The most flattering thing anyone ever said to me — although I didn't realize it at the time — was, "You don't really need this, but it's good to have."
I was in my senior year at Robinson High School in Tampa, and the speaker was my inspiring, no-nonsense journalism teacher, Jack Overstreet.
"This" was an ochre-jacketed little book called The Elements of Style, published 10 years before and at that time still credited to William Strunk Jr., "with revisions, an introduction and a new chapter on writing by E.B. White."
My teacher's canny ploy to build my self-esteem and improve my writing skills all at once worked. I did need the book, of course, and so does everybody else who writes anything.
The Elements of Style, a.k.a. Strunk and White, celebrates its 50th anniversary on Thursday and remains the most direct, elegant, useful guide for writers I've ever read.
It's also the only one ever to inspire an operatic song cycle, performed at the New York Public Library in 2005.
Publisher Pearson Longman is celebrating the book's half-century with a sturdy leather-bound edition, introduced with four pages of blurbs from famous fans ranging from Roy Blount Jr. to Ursula K. Leguin, from Susan Orlean ("Elegant, droll, and perfectly proportioned, and like your favorite aunt, strict but affectionate.") to Jonathan Lethem ("Eschew surplusage! A perfect book.").
Few, if any, other writing guides inspire such devotion, and few last so long.
Although their names have become as permanently joined as Romeo and Juliet or Ben and Jerry, Strunk and White did not write the book together. William Strunk Jr. was a popular professor of English at Cornell University who wrote and self-published a 43-page version of The Elements of Style for his students' use.
One of those students was E.B. White, who graduated from Cornell in 1921 and went on to become a staff writer at the New Yorker and the acclaimed author of Stuart Little and Charlotte's Web.
In 1957, White rediscovered his professor's guide and wrote an admiring essay about it for the New Yorker. That led to a contract with Macmillan to revise and update "the little book," as White called it, with permission from Strunk's family (he died in 1946).
Published in 1959, The Elements of Style was "lean and clean and sound as a dollar, which is what it costs," as White's editor at Macmillan, J.G. Case, wrote to him. Case promised the book would be "showered like rose petals on campuses from coast to coast; in a few months we'll know whether students are going to buy some."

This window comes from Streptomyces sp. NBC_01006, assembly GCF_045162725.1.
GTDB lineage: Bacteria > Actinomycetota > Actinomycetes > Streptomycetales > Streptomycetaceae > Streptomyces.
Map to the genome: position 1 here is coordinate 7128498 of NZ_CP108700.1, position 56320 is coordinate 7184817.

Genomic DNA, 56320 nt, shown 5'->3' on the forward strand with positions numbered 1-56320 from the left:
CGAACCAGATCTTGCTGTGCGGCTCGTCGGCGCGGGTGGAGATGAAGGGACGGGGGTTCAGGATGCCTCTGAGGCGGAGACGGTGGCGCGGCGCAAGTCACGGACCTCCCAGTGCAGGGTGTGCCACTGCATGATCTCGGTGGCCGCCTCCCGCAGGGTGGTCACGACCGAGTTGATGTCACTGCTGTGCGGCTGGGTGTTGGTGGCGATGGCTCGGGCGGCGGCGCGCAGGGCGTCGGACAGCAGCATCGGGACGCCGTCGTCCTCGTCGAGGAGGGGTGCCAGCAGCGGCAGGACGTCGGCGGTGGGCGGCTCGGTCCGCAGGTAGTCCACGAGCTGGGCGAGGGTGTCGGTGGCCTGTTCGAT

They did. The book was an instant classic and has sold 10 million copies over the decades. White updated and revised it twice in the 1970s, and a fourth edition in 2000 added a foreword by White's stepson, writer Roger Angell.
Part of Elements' appeal is its concision. Other handbooks for writers stack up the rules and regulations. The little book boils it all down to seven rules of usage, 11 principles of composition, an invaluable list of frequently misused words and expressions, and "An Approach to Style," a 19-page chapter with more solid advice than half the writing courses out there.
Although a few of Elements' rules have become outdated because of shifts in the language (alas, its brave stands on "hopefully" and "like" have fallen to careless usage), almost all of it is still useful, whether you're a published author or a middle-schooler writing a term paper.
I wish I could say I followed my teacher's example and handed out copies of Strunk and White to everyone I encountered who might benefit from it. But with a career that has involved first teaching more sections of freshman English than I care to remember and then decades of editing newspaper copy by reporters whose skills are sometimes blunted by the demands of deadline, I'd be broke.
Wait, let me, as Strunk and White advise, be bold and clear: We all get sloppy sometimes.
And most of us write more than ever. Although in its early days the Internet was bemoaned as the death knell of writing and reading, it has become instead a whole new universe of opportunity for written communication.
People who 20 years ago never wrote letters rattle the keyboard on blogs, e-mail and Facebook daily. The little book's insistence on keeping writing tight and clear is the essence of the Tweet, and what blogger couldn't benefit from this advice: "We all have opinions about almost everything, and the temptation to toss them in is great. To air one's views gratuitously, however, is to imply that the demand for them is brisk, which may not be the case, and which, in any event, may not be relevant to the discussion."
If you're already a fan of the little book, you know how essential it is. If not, you might want to celebrate its longevity by treating yourself to a copy. Sure, you don't really need it, but it's good to have.
Colette Bancroft can be reached at firstname.lastname@example.org or (727) 893-8435.